The reason why they standardized on the 318, and on specific sizes for the "B" engines, was because the 1955 through 1958 V8 engine and parts mix was so complicated, even the parts books had a hard time keeping up with different versions of the same type engines. I tried to find the timing cover for a 1956-58 A engine, and it all depended on car model and VIN; I couldn't find a part number I could rely on.
Windsor, meanwhile, used a new bore size with the old stroke to create a 313 cubic inch version, which would be their sole V8 through the 1964 model year.

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Dodge wrapped up their unique V8s in 1958, and joined Plymouth in using A-engines in their 1959 lineup. They asked plant engineers to create a new engine that was larger than their old 325; and thus was born the unique 326 cubic inch A-series V8 - the only A engine with hydraulic valve lifters - by using a larger bore than the 318. It was rated at 255 hp and 350 pound-feet with a two-barrel carburetor. This engine was dropped after just one model year; 1960 Dodge buyers found a 318 under the hood, unless they had ordered something stronger from the B-engine line (which had been optional since the 1958 model year). Both the Dodge 326 and the standard 318, when fitted to Dodge cars, carried the Red Ram name, as the "semi-Hemi" had.

1962-66 318 Truck2-barrel4-barrel
Gross Horsepower 200 or 202230 @ 4,400[email protected],400
Torque (lb-ft) 286 or 288340 @ 2,400

Truck engines were modified for greater longevity, with special valve coatings and rotators, more durable materials, and other materials and design changes.

Nicholas Challacombe pointed out that the Bristol 407 came with the 313 (5130 cc) and a four barrel Carter carburetor, producing 250 horsepower. All but the last 18 Bristol 408s came with the same engine; those few came with the 318.

The last A engine in the United States was made in 1966, but it continued one more year in Canada. (Hemi Andersen pointed out that Canadian-built, US-sold large cars such as the 1967 Plymouth Fury and Dodge Polara would still use the A engine.)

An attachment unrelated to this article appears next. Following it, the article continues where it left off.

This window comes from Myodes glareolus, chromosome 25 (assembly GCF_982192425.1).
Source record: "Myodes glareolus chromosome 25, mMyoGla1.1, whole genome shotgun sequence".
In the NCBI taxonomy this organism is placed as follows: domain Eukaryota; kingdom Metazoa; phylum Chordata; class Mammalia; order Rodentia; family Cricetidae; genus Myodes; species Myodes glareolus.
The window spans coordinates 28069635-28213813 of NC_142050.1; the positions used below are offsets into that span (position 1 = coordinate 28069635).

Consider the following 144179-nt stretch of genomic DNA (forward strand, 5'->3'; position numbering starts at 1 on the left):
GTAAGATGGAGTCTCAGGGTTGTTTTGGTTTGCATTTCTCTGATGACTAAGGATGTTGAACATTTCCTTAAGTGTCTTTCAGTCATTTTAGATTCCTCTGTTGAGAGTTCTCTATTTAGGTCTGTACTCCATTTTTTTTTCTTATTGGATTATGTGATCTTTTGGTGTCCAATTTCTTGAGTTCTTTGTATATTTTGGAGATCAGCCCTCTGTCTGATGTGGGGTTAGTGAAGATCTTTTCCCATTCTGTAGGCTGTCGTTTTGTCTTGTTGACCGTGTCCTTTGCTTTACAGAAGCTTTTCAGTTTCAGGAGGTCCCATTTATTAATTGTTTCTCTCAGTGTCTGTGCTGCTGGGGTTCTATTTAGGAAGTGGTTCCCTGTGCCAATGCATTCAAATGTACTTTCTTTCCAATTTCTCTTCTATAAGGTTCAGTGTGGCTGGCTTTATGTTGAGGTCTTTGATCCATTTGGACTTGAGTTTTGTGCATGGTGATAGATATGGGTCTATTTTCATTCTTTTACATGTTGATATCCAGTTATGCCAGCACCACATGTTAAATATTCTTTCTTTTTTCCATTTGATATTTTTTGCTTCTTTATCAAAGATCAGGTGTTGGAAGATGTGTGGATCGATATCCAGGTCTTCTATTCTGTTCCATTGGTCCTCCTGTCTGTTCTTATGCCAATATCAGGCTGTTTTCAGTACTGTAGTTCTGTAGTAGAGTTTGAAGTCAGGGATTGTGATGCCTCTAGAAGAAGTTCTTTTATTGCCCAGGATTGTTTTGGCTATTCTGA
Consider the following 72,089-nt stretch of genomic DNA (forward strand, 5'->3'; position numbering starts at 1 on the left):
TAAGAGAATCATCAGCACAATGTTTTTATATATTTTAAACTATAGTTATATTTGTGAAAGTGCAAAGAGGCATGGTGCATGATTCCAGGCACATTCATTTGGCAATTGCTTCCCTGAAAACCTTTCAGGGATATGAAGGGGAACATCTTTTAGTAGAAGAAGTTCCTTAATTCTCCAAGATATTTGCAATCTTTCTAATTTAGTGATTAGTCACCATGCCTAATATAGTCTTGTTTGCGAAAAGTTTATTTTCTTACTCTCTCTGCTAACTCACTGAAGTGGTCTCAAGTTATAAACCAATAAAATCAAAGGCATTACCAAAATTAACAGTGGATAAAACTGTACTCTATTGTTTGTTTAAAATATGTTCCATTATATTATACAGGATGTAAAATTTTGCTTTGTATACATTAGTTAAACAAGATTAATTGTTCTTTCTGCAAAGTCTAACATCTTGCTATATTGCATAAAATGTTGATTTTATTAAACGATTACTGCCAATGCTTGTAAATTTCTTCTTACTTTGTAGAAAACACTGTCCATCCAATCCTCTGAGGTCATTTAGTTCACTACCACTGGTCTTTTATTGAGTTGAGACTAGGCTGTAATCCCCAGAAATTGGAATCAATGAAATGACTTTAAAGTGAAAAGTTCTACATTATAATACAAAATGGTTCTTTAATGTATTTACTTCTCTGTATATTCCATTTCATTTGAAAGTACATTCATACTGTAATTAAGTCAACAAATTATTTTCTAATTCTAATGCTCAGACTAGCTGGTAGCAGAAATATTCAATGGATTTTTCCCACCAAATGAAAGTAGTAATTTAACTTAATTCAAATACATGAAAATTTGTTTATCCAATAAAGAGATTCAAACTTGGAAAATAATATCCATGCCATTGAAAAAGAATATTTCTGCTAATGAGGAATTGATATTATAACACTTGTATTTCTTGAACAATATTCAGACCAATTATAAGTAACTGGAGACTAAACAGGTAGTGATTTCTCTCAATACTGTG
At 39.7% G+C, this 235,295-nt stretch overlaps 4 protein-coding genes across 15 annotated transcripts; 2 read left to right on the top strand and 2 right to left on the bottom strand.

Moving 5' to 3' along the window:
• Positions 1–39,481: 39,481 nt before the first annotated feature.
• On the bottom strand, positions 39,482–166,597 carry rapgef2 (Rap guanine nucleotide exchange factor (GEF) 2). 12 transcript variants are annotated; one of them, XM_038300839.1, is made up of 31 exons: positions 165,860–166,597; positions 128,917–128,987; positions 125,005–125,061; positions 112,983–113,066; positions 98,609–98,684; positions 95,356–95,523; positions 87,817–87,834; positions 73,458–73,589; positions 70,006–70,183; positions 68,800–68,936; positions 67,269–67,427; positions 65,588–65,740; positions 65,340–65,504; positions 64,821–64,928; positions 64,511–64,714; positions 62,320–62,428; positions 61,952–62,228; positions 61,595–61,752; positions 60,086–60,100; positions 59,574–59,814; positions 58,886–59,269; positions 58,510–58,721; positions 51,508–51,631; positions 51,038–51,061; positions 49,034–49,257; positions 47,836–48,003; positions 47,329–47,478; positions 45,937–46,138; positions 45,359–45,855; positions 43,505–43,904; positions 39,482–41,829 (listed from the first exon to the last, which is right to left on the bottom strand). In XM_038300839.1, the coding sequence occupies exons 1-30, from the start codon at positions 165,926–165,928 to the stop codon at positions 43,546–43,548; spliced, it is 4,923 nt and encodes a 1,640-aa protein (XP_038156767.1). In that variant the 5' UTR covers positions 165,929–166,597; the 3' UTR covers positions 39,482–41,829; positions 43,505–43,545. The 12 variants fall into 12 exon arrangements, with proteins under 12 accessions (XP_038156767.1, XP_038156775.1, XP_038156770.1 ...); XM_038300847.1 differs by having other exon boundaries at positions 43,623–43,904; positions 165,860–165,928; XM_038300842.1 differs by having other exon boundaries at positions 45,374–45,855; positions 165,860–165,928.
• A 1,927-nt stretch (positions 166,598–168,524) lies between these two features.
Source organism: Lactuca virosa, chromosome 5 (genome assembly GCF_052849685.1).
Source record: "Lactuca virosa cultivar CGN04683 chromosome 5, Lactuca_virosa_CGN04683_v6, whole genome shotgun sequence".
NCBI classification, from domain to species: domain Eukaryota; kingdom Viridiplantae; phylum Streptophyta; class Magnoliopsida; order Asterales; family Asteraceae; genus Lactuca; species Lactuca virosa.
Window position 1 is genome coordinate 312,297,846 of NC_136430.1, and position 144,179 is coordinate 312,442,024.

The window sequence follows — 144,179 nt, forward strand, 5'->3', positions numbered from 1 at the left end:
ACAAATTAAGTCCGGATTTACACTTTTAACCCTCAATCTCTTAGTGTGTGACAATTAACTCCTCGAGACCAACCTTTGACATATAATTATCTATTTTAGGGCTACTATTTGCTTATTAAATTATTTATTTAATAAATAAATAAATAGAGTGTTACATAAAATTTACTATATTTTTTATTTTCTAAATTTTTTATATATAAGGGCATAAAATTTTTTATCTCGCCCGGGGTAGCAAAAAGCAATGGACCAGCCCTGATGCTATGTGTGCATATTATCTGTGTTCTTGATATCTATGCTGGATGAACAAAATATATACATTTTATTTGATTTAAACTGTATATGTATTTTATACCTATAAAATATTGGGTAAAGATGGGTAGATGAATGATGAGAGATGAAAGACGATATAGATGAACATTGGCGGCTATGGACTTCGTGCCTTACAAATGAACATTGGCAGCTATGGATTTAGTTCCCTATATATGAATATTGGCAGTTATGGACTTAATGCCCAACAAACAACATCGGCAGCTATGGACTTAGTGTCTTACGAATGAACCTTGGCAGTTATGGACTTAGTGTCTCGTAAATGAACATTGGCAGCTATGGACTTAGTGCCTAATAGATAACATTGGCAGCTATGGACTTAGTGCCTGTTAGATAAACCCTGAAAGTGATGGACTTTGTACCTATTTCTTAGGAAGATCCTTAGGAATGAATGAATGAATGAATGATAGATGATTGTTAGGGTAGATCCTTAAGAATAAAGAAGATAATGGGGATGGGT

Auto part Engine Automotive engine part Carburetor Automotive super charger part

The Dodge truck engine above likely had Stellite seats and sodium-filled exhaust valves; all valves would have rotators built into the valve retainers, for longer life.

The US-built 1967 LA 318 has
engine number prefix C318, while the Canadian 1967 poly A 318 has engine
prefix CC318. (The first "C" stands for the 1967 model year; the second
"C" in the poly engine stands for Canada.)

The A-engines were replaced by the lighter LA series, which weighed 55 pounds less, partly due to a lightweight casting process but also because the LA engines switched to wedge heads. Willem Weertman, the legendary engine designer, said,

http://mopars.50megs.comI was in charge of design for the LA engine conversion. The biggest difference between the LA and A engines is really the valve arrangement. We went from a skew valve type of arrangement on the A-engine, which had the exhaust valve parallel to the bore, and the intake valve tipped toward the intake manifold giving what has been described as a polyspherical chamber.

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When it came to the LA engine we made all the valves tipped to the intake manifold and inline (as viewed from the front of the engine), giving it a wedge shaped combustion chamber. The reason we went to such a change, which triggered totally new cylinder heads and manifolds for the engine, was that ... the older A engine was simply far too wide at the cylinder heads in order to go into the [new compact] car.

... [we] wanted to have engines much lighter than what a conventional A engine would be. ... That triggered a new casting process for the cylinder block that allowed us to make all the walls thinner and we took a lot of the weight out of the block.
Hemi Andersen pointed out, though, that just as the A engines were based closely on the original Hemi V8s, the LA block was fairly similar in design to the A.

I've had an A engine and a late LA 318 upside down; except for the core plugs and the engine mount tabs, they are virtually identical. The "A" engine is just another step away from the original Hemi, in the big scheme of things. The first A engine, the 1956 277, was a heavily modified 270 Poly, but it was still closely related to the original 331 Hemi. They got the next engine series, the LA, all the way to 340 cid before they had to change the block to create the 360.
Canadian notes (Bill Watson)

The 303 was powered the Canadian 1956 Dodge Custom
Royal (2-barrel) and 1956 Chrysler Windsor (4-barrel). In 1957, it was the standard V8 in the 118" wheelbase Plymouth and Dodge cars.

The 313 V8 appeared in 1957 in the Canadian Custom Royal. For 1958,
the 313 became the standard V8 for the 118" wheelbase Plymouth and
Dodge models. It was available in Plymouth and Dodge models through
1964, and was replaced by the 318 for 1965. The poly 318 was last used
in Canadian production on the 1967 models.

The Canadian 1958 Dodge Custom Royal used the poly version of the
354, shared with the Canadian-built DeSoto Firedome and Chrysler
Windsor. Chrysler of Canada did not start using the B block V8 until
1959.

Also see

EngineYearsBoreStroke
27719563.753.12
303 1956-573.813.31
3131957-643.883.31
3181957-673.913.31
326 1959 (Dodge)3.953.31

All the A engines had 1.84" intake valves and 1.56" exhaust valves; five main bearings; and a chain camshaft drive, with the oil pump and distributor at the rear of the block. Firing order was always 1-8-4-3-6-5-7-2.

(Repair tips | Performance tips)